We often hear talk of drones in forests; here is a press release from Switzerland that talks about robotic drone teams swarming through forests looking for missing persons. Of course, a missing person can be just about anyone, and the context can be law enforcement, rescue, war, and crime….
Periodically, a good article is published reporting on a common-sense result that, in hindsight, is entirely unsurprising. In Parenting I write about the importance of learning to learn- of developing an inquisitive and curious eye, which is about noticing and communication being privileged far and away above specific technical skills. In the current Atlantic, Erika Christakis’ article, How the New Preschool is Crushing Kids, summarizes a number of recent results regarding just how over-teaching preschool programs focus so heavily on tactical skills development in learners that, come kindergarten, the students are far less prepared to learn — to be themselves. The lesson in all this? Childhood cannot be hurried. Knowledge cannot be force-fed. Our children need the time and space to explore, to learn to have wonder about all around them, and to explore slowly, gently and with depth and clarity. None of that aligns with standardized tests, columns of skills or early literacy programmes. Let’s keep first grade out of preschool!
Here is a new Post-Gazette article by David Templeton about the Speck air quality sensor… I love, in terms of tech fluency, watching my children use this to hypothesize why and how the air quality changes in our home based on the actions we take:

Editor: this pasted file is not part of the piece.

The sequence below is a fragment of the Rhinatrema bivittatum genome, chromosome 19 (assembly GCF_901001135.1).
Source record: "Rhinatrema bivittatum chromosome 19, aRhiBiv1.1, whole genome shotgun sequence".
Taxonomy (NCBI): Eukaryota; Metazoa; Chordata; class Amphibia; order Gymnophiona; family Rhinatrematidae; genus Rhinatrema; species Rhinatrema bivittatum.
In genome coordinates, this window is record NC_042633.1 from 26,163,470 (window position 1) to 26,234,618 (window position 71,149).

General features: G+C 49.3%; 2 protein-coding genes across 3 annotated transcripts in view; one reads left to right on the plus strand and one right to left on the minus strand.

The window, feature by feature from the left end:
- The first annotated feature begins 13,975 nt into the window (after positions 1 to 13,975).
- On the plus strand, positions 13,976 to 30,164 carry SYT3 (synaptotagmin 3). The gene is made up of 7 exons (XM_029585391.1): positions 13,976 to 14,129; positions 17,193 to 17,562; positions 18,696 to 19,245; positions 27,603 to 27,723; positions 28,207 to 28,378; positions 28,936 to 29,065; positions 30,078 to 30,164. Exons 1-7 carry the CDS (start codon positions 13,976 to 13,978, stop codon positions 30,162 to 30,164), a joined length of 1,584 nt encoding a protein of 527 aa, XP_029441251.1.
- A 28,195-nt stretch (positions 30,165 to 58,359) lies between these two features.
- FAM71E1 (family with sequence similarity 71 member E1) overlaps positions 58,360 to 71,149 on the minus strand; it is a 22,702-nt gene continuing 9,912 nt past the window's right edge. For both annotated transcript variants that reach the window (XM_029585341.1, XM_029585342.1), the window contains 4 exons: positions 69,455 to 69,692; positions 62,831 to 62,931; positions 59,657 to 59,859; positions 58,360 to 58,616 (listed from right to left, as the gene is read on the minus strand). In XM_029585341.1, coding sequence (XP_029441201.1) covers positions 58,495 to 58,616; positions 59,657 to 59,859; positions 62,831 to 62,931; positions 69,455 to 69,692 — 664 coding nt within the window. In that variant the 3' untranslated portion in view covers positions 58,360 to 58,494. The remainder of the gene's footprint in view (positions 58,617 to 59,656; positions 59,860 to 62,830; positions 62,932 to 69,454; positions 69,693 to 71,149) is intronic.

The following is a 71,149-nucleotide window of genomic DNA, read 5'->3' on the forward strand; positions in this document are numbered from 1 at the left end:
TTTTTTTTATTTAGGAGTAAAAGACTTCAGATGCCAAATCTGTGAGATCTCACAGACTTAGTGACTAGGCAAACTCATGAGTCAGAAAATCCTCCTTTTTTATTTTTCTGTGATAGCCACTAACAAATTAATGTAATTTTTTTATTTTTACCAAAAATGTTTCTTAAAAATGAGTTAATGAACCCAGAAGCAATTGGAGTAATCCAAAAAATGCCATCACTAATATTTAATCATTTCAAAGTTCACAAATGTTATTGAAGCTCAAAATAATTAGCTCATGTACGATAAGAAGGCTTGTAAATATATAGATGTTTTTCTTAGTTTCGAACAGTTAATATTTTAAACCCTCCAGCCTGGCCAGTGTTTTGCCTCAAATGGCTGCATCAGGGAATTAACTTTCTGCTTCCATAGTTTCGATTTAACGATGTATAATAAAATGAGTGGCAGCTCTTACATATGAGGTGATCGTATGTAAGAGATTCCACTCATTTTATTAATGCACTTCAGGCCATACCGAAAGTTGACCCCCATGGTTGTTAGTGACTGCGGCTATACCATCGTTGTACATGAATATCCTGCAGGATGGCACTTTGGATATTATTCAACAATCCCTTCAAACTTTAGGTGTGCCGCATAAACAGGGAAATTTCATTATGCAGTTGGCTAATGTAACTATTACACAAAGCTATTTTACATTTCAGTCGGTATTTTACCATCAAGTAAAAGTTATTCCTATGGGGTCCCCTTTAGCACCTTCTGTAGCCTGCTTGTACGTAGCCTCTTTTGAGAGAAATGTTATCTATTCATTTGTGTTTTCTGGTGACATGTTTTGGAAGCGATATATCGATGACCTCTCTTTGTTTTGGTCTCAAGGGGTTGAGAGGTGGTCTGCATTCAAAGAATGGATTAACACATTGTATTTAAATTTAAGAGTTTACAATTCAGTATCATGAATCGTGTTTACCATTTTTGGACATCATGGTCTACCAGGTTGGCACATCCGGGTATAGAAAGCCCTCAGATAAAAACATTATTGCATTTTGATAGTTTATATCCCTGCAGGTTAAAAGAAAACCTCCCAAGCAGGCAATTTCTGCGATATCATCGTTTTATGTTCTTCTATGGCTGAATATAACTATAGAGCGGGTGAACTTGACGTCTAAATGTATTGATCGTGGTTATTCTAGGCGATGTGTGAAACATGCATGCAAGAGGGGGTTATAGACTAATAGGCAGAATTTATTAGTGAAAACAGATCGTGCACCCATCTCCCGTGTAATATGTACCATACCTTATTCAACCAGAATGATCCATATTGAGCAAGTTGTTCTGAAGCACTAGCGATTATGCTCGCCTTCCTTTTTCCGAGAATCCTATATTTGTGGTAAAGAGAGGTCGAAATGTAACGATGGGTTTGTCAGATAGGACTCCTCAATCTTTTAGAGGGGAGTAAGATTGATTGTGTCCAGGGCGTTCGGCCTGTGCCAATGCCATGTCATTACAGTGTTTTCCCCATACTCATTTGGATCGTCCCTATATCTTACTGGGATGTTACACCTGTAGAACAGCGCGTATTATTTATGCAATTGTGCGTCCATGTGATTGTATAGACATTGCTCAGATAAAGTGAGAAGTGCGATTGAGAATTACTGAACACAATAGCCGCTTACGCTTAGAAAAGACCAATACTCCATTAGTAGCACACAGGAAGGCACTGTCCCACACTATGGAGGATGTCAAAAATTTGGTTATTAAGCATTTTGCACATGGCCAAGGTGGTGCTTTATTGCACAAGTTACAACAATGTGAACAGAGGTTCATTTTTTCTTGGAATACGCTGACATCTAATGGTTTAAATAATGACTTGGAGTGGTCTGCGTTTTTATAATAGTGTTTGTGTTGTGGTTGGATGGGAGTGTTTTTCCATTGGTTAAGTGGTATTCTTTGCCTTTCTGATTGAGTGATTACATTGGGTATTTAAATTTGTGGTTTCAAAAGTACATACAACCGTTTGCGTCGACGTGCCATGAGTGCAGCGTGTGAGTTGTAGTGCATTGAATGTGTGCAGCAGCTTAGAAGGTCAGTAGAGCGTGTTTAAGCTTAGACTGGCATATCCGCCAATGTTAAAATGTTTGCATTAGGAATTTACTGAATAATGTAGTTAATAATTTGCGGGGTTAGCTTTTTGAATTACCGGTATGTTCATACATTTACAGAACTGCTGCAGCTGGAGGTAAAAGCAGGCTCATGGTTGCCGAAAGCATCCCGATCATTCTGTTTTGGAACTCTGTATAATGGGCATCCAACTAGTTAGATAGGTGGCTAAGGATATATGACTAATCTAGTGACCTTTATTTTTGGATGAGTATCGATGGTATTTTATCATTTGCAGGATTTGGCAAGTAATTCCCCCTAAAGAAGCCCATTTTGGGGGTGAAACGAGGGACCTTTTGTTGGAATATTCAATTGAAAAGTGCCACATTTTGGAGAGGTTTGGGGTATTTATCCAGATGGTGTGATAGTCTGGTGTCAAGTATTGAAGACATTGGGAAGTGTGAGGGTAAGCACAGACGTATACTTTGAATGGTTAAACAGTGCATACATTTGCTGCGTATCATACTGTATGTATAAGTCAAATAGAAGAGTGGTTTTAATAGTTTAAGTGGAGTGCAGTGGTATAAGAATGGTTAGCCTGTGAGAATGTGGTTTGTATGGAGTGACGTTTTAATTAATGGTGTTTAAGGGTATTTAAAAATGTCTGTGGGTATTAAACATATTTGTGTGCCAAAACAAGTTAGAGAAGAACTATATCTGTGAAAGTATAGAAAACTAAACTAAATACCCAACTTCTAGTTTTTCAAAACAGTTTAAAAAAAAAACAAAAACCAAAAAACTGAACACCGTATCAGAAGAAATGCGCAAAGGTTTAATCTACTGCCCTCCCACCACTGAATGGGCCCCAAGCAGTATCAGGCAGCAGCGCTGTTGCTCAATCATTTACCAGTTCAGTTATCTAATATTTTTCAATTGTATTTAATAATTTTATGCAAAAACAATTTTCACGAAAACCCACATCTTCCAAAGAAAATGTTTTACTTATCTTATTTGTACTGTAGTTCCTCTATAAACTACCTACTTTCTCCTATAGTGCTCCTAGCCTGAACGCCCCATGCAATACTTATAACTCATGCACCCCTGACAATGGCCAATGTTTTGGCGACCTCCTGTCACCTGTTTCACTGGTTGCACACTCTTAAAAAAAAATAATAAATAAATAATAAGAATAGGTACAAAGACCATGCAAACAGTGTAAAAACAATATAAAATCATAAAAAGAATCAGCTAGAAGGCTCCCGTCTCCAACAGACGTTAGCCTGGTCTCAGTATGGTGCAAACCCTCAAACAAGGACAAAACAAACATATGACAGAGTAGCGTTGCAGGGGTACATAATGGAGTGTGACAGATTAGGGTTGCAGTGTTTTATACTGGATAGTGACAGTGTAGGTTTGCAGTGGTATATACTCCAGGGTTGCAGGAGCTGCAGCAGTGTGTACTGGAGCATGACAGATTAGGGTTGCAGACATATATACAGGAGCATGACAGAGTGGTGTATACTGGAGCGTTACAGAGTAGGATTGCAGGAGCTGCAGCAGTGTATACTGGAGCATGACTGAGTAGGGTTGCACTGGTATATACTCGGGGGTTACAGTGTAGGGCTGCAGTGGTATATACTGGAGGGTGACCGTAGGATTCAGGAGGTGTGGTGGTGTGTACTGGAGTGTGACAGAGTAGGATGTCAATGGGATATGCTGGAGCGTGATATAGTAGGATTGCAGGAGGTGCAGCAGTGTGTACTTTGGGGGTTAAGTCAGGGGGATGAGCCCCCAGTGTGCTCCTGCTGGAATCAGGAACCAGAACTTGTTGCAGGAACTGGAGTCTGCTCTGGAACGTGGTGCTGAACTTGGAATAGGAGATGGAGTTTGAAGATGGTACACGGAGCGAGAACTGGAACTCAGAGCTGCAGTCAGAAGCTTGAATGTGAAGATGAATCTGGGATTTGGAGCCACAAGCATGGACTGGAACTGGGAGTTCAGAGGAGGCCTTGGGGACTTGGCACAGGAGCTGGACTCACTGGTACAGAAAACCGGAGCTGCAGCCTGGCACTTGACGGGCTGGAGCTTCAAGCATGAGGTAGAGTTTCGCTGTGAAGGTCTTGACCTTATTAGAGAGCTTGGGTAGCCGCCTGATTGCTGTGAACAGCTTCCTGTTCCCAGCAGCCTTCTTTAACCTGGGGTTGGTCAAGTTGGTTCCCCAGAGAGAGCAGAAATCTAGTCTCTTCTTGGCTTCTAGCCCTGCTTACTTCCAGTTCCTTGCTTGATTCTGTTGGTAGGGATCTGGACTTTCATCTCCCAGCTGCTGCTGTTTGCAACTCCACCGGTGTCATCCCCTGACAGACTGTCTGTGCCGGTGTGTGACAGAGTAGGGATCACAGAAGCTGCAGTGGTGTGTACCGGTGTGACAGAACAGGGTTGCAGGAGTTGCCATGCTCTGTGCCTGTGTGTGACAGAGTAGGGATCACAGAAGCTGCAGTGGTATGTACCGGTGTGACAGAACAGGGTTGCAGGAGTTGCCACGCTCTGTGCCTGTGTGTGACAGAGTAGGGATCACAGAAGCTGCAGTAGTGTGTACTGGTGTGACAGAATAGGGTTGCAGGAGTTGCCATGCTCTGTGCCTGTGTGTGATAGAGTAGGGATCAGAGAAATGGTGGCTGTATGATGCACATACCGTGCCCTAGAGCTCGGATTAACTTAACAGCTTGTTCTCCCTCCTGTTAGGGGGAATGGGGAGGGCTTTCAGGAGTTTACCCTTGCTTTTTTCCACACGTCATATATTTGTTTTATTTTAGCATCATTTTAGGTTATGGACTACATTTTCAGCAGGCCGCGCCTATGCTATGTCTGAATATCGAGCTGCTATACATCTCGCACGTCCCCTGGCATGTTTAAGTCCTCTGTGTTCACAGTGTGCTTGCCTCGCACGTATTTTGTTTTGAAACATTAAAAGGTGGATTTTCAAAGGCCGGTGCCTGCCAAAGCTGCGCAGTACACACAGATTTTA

Here is a new blog from the New York Times well worth a read. This agrees with just what you would hypothesize– that electronic media simply don’t support child development and, particularly, parent-child communication. The simple rag dog wins heartily over any iPad app if you aim for real interaction!
I talk in both books about empowerment- about how technology used right can empower individuals and communities. A wonderful example of that involves a polluting coke refining plant in Pittsburgh, Shenango. I just published a Huffpost about this story: A Community Advocacy Success Story.
First there was the Singularity. Then the 2045 Project. Now there’s Humai- a startup devoted to making people live forever, as described in this Techspot article by Rob Thubron. It seems to easy these days to confuse simulation with reality. If we mine your social web presence, and create a learning computer algorithm that mimics your responses to other peoples’ posts, does that mean you’re immortal? You laugh. But I have talked to some Singularity believers recently who claim that we are already past the Singularity! That, in fact, their electronic presence is so strong that they shall never really “die.” Interestingly, they don’t use those quotes at all. So perhaps the reason real, living venture capitalists (or are they zombies?) are willing to invest in companies like Humai is that language is fluid. All we have to do is redefine the word “death” and the word “immortal.” Then, under new semantics, companies can indeed sell us immortality. Bob’s your uncle.